Greece may still be on the verge of bankruptcy - the Seychelles are already behind them. the island paradise went bankrupt, ran up debts and got itself back on its feet four years ago. geopolitically, the Seychelles are a part of Africa, but this means that the similarities between the island state in the Indian Ocean and the mainland 1,600 kilometres away have already ceased to exist. because the 85,000 or so people who live on the main island of Mahe and the secondary islands are doing well.
Today, one notices nothing of the huge economic problems that the Seychelles had slid into just four years ago. paradise was broke virtually overnight at that time. the small nation had simply taken on too many debts. "there was no exact regulation regarding repayment," explains german honorary consul Kerstin Henri. "however, the loans had to be repaid in foreign currency that the country no longer had at that time.
Then the world economy went downhill, the flow of tourists slowed down and import prices for oil and other raw materials rose rapidly. foreign exchange was only available on the black market. as a result, currency reserves were exhausted and the government was no longer able to service a bond in September 2008.
IMF helped island state to turn around
in this hopeless situation, the international monetary fund stepped in and agreed with the government on a comprehensive programme to reorient the economy - and lent its new money. one of the most important immediate measures was a drastic devaluation of the seychelles rupee by over 40 percent. the currency has been freely convertible ever since. "today there is no black market here any more, it's just not worth it," says taxi driver ben, who emigrated from tanzania to the seychelles 28 years ago.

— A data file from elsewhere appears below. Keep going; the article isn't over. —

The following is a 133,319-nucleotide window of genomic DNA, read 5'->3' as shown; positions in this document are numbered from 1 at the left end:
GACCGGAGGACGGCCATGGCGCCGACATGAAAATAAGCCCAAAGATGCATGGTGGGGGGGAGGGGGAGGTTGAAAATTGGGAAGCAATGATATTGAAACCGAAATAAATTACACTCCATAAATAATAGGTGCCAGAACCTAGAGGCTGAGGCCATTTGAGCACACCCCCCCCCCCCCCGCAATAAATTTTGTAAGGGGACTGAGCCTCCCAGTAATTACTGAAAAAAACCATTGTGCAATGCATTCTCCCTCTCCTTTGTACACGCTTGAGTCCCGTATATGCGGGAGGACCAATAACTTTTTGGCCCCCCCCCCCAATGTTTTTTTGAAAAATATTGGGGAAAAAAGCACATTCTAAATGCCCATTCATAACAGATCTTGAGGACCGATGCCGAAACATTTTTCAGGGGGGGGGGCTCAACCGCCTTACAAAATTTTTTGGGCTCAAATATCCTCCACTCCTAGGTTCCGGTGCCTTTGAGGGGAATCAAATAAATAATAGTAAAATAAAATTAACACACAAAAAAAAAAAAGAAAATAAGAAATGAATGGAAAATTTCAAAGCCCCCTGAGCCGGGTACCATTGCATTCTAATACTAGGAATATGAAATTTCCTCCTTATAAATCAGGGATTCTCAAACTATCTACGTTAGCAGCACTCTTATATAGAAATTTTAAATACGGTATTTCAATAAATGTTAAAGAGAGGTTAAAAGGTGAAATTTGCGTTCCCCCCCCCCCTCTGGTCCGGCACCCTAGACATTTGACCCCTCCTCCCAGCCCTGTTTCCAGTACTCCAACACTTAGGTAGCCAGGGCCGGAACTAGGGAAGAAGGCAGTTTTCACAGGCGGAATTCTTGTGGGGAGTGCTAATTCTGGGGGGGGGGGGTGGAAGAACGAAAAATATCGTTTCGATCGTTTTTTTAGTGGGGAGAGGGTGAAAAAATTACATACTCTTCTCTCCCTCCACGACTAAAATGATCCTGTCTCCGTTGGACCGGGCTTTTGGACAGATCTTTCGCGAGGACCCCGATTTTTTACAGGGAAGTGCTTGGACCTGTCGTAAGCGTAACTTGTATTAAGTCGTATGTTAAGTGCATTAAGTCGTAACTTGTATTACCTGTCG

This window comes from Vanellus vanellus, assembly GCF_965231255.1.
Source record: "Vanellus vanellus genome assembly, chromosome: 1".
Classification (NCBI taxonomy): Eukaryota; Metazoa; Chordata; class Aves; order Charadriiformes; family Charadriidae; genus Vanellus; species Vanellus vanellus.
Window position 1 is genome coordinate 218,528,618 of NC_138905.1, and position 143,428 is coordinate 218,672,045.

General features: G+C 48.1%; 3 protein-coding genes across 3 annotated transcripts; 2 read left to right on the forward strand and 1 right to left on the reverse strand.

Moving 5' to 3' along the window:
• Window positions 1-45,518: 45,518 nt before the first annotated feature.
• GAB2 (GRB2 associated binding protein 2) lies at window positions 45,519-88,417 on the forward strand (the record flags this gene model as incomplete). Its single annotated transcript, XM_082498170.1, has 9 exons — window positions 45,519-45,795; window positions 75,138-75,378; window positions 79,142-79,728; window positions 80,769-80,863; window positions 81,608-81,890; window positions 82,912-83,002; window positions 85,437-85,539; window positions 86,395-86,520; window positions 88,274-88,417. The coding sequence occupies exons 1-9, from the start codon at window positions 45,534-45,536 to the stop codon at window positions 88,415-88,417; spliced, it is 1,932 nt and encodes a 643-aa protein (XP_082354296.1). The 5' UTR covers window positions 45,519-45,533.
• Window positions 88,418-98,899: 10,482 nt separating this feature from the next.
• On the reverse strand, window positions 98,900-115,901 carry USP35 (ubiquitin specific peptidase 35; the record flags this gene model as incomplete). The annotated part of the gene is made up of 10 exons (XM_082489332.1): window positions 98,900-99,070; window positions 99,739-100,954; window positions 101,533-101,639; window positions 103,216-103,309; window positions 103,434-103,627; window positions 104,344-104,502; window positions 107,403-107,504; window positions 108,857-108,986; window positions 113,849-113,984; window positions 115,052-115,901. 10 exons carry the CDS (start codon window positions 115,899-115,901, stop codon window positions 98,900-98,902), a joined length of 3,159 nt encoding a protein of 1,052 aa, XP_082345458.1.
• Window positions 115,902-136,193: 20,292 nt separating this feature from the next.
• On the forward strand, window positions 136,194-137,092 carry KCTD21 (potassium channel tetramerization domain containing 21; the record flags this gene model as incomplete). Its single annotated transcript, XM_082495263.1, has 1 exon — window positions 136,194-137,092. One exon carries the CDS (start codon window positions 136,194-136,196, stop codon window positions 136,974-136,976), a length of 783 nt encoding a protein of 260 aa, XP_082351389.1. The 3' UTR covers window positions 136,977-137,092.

In addition, tax reforms as well as improvements in financial administration and expenditure management were introduced. this helped to support the credibility of the budget consolidation. already in 2010, the IMF again recorded above-average financial strength of the islands. with a per capita income of around 11,000 dollars (8,627 euros), the seychelles are also one of the richest nations in africa.
Tourism as the main source of income
Above all its scenic beauty has saved the Seychelles from ruin, as the tourism sector is flourishing again. 20,000 holidaymakers from Germany alone travel to paradise every year, and a total of 150,000 sun-seekers worldwide book a dream trip to one of the 115 islands. Around 30 per cent of the working population is employed in tourism and generates around 70 per cent of the national income.
In order to further strengthen the industry, the Seychelles Tourism Ministries, together with the neighbouring countries of Madagascar, Mauritius and La Reunion, recently developed a new marketing concept for the entire region. "Vanilla Islands" is the beguiling name of the idea. the aim is to develop a regional identity and, for example, to make island hopping easier through better transport routes. "We have a master plan to attract more holidaymakers in the future, especially in the low season," explains Lena Hoareau from the Seychelles Tourism Authority.
Those who are not employed in tourism usually work for the Indian Ocean Tuna, one of the largest fish processing factories in the world, for the Seybrew Brewery or in the construction sector: "In agriculture, however, the Seychelles are not competitive, the land is simply not made for growing anything", says Honorary Consul Henri.
"Those who are unemployed here are simply too lazy"
"But if you want to work in the Seychelles, you can have at least three jobs", explains Henri, and taxi driver Ben adds: "If you're unemployed here, you're simply too lazy" But even idlers have nothing to fear in this island paradise, according to the Honorary Consul: "Here, if necessary, people can simply sit on the beach and hold their fishing line in the sea - there's always something to eat".